OK - having been waylaid a little by other less important matters (work…), I dove deeper into the API than originally intended and I have a first pass that should show you my vision while keeping you frustrated that it’s still all ever so slightly out of reach of being exactly what you want. I’d appreciate some feedback, though, to make sure I’m on the right track.
VERY IMPORTANT!!! The first thing the script does is dump a new mapping into your Keylab’s working memory, overwriting anything you have in your working memory. It doesn’t write anything to the preset locations, so if you have any custom mapping that you have performed on the keyboard itself or via MIDI Control Center, make sure to either store it as a preset or back it up in some other way (e.g. via MIDI Control Center). I’d feel a little bad if you lose settings that you have spent hours crafting, but there isn’t going to be anything I can do about it if you don’t take this precaution prior to importing the script.
A couple of additional notes:
- The duration switch operation mode on switches 1-10 are turned off. This is because of Cubase’s behavior when it receives two MIDI messages with the exact same timestamp, as the Keylab sends on short presses. I may take this up with Steinberg at some point, but for right now we have bigger fish to fry.
- I’ve mapped the Bank 1 and Bank 2 buttons to cycle through the defined mapping pages BUT the Keylab switches between the two banks. When you’re on the Mixer mapping page, then, the encoders, faders and volume knob won’t work if Bank 2 is lit. I’ll tackle this at some point.
- I have mapped switches 1-8 to mute channels 1-8 in the currently selected mixer bank.
- Use switches 9 & 10 to select previous and next mixer bank, respectively.
- I haven’t done anything with the pads yet.
- The pitchwheel isn’t hooked up.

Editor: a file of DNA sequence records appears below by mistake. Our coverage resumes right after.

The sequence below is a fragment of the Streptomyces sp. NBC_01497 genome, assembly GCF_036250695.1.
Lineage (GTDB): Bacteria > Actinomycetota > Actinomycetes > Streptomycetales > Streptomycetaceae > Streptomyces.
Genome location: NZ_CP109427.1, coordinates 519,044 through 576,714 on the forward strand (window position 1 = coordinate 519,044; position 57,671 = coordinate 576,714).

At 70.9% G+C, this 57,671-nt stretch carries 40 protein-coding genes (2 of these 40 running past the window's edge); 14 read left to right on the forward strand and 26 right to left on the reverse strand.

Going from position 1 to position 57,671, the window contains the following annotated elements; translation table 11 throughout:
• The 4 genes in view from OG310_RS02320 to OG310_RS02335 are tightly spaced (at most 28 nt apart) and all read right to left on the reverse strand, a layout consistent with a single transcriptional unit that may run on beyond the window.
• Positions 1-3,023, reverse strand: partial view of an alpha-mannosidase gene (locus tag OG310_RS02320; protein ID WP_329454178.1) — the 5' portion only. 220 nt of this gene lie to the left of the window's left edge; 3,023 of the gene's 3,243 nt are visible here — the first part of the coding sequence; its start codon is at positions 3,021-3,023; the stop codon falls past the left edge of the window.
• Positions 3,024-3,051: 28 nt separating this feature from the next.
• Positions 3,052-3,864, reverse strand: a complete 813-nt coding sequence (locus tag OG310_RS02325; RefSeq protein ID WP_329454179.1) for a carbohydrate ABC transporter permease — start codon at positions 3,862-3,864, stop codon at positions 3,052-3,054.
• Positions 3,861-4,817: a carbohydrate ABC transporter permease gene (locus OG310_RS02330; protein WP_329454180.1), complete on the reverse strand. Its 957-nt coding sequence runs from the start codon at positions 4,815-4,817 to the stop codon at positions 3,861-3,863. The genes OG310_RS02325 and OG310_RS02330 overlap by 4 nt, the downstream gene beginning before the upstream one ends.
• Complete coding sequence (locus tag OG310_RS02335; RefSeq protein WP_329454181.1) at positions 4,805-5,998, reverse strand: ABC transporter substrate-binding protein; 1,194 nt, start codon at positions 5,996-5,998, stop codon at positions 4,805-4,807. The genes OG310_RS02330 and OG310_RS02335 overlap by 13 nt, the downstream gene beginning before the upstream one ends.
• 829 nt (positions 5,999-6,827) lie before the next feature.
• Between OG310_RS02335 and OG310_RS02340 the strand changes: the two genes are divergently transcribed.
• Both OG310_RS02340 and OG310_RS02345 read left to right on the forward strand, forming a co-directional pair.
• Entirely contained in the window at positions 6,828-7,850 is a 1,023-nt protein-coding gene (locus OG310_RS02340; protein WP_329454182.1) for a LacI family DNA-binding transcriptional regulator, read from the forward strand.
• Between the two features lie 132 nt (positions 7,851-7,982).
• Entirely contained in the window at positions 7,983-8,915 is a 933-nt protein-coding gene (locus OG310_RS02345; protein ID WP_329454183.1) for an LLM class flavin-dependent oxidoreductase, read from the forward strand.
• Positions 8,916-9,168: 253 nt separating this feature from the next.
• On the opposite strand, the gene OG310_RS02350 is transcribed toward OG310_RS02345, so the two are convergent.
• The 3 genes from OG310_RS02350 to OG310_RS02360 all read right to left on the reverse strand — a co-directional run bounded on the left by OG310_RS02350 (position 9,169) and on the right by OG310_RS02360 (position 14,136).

- The Program and Category push encoders support both twisting and prodding, transmitting different control codes for each mode of interaction. Consequently, my earlier initial pass of adding a button under the knob is no longer needed. I don’t have these configured to my taste at the moment, though, so they’re simply indicating “left” and “right” rather than an absolute value (I’m not at by board right now to check, but from memory I suspect they’re operating in relative mode).
Now, some points of particular interest:
- You can use the MIDI Controller editor to map controls that I haven’t mapped yet. Right click the control and select Pick for MIDI Remote Mapping.
- You can even re-map buttons those that I have mapped by default!
- Enjoy the transport and how the LEDs stay in sync, even when you change state via the UI or some other means!
- Marvel at how the colors of the encoders and faders sync with the selected mixer bank!
- Be amazed that the mute switch LEDs change to show the current state of the associated track mute buttons!
- Coo over the automatic labeling of mapped controls!
- Chuckle at the behavior of the encoders and faders operating in pickup mode!
OK - so with the exception of the control of the LEDs, all the groovy stuff comes without any (or much) effort courtesy of the API, so as you can see I’ve had a lot of fun discovering what can be done beyond the drag-and-drop mapping that you and I both started out with.
The code is a bit ugly at the moment and I’ll probably look to tidy it up, but functionality comes first. As I noted above, there are some quirks that definitely need attention and I’ll get around to that at some point. When I do I’ll probably formalize it by creating a fork in GitHub, but until then I’d warn you (and anyone else) to treat this as demo-ware. You may find it serves a purpose and thus fills a gap, any by all means be happy with it as it is, but do expect that there will be quirks that may annoy. I will update it over time.
Let me know how you get on, and have fun!
Arturia_KeyLab 88_mk_i.midiremote (32.2 KB)